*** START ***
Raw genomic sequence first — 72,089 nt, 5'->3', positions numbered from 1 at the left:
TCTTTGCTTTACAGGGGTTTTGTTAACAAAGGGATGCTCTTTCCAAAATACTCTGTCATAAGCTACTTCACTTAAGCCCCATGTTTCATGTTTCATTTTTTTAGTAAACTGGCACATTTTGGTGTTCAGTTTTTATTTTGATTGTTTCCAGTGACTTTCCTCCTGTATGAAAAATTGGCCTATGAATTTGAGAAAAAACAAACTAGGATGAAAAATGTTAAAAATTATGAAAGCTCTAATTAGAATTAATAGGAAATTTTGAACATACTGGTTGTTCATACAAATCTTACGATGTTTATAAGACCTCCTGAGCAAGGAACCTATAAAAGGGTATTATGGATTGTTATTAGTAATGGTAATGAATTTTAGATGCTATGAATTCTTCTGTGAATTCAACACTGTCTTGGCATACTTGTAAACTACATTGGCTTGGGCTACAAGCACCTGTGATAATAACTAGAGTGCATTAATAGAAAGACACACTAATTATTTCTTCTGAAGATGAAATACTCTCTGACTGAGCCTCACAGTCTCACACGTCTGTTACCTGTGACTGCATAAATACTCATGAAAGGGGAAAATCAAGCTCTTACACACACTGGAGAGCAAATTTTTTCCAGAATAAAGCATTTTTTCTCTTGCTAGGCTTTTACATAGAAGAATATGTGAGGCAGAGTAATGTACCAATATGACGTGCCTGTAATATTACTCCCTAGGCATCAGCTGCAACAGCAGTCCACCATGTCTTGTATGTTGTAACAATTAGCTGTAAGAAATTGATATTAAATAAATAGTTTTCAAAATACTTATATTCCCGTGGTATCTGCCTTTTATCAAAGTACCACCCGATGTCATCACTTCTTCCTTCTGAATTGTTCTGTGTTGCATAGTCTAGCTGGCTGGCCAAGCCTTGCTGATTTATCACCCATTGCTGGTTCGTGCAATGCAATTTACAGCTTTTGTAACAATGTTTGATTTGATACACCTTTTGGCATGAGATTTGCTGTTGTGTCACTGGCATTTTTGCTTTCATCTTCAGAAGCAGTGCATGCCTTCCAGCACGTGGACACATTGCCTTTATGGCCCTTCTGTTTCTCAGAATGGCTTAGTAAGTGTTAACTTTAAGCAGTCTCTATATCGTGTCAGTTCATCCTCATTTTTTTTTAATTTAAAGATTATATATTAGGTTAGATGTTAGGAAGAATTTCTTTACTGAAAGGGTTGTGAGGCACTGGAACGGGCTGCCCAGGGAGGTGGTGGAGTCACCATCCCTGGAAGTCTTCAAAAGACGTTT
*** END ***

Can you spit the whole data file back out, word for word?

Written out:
Raw genomic sequence first — 72,089 nt, 5'->3', positions numbered from 1 at the left:
TCTTTGCTTTACAGGGGTTTTGTTAACAAAGGGATGCTCTTTCCAAAATACTCTGTCATAAGCTACTTCACTTAAGCCCCATGTTTCATGTTTCATTTTTTTAGTAAACTGGCACATTTTGGTGTTCAGTTTTTATTTTGATTGTTTCCAGTGACTTTCCTCCTGTATGAAAAATTGGCCTATGAATTTGAGAAAAAACAAACTAGGATGAAAAATGTTAAAAATTATGAAAGCTCTAATTAGAATTAATAGGAAATTTTGAACATACTGGTTGTTCATACAAATCTTACGATGTTTATAAGACCTCCTGAGCAAGGAACCTATAAAAGGGTATTATGGATTGTTATTAGTAATGGTAATGAATTTTAGATGCTATGAATTCTTCTGTGAATTCAACACTGTCTTGGCATACTTGTAAACTACATTGGCTTGGGCTACAAGCACCTGTGATAATAACTAGAGTGCATTAATAGAAAGACACACTAATTATTTCTTCTGAAGATGAAATACTCTCTGACTGAGCCTCACAGTCTCACACGTCTGTTACCTGTGACTGCATAAATACTCATGAAAGGGGAAAATCAAGCTCTTACACACACTGGAGAGCAAATTTTTTCCAGAATAAAGCATTTTTTCTCTTGCTAGGCTTTTACATAGAAGAATATGTGAGGCAGAGTAATGTACCAATATGACGTGCCTGTAATATTACTCCCTAGGCATCAGCTGCAACAGCAGTCCACCATGTCTTGTATGTTGTAACAATTAGCTGTAAGAAATTGATATTAAATAAATAGTTTTCAAAATACTTATATTCCCGTGGTATCTGCCTTTTATCAAAGTACCACCCGATGTCATCACTTCTTCCTTCTGAATTGTTCTGTGTTGCATAGTCTAGCTGGCTGGCCAAGCCTTGCTGATTTATCACCCATTGCTGGTTCGTGCAATGCAATTTACAGCTTTTGTAACAATGTTTGATTTGATACACCTTTTGGCATGAGATTTGCTGTTGTGTCACTGGCATTTTTGCTTTCATCTTCAGAAGCAGTGCATGCCTTCCAGCACGTGGACACATTGCCTTTATGGCCCTTCTGTTTCTCAGAATGGCTTAGTAAGTGTTAACTTTAAGCAGTCTCTATATCGTGTCAGTTCATCCTCATTTTTTTTTAATTTAAAGATTATATATTAGGTTAGATGTTAGGAAGAATTTCTTTACTGAAAGGGTTGTGAGGCACTGGAACGGGCTGCCCAGGGAGGTGGTGGAGTCACCATCCCTGGAAGTCTTCAAAAGACGTTT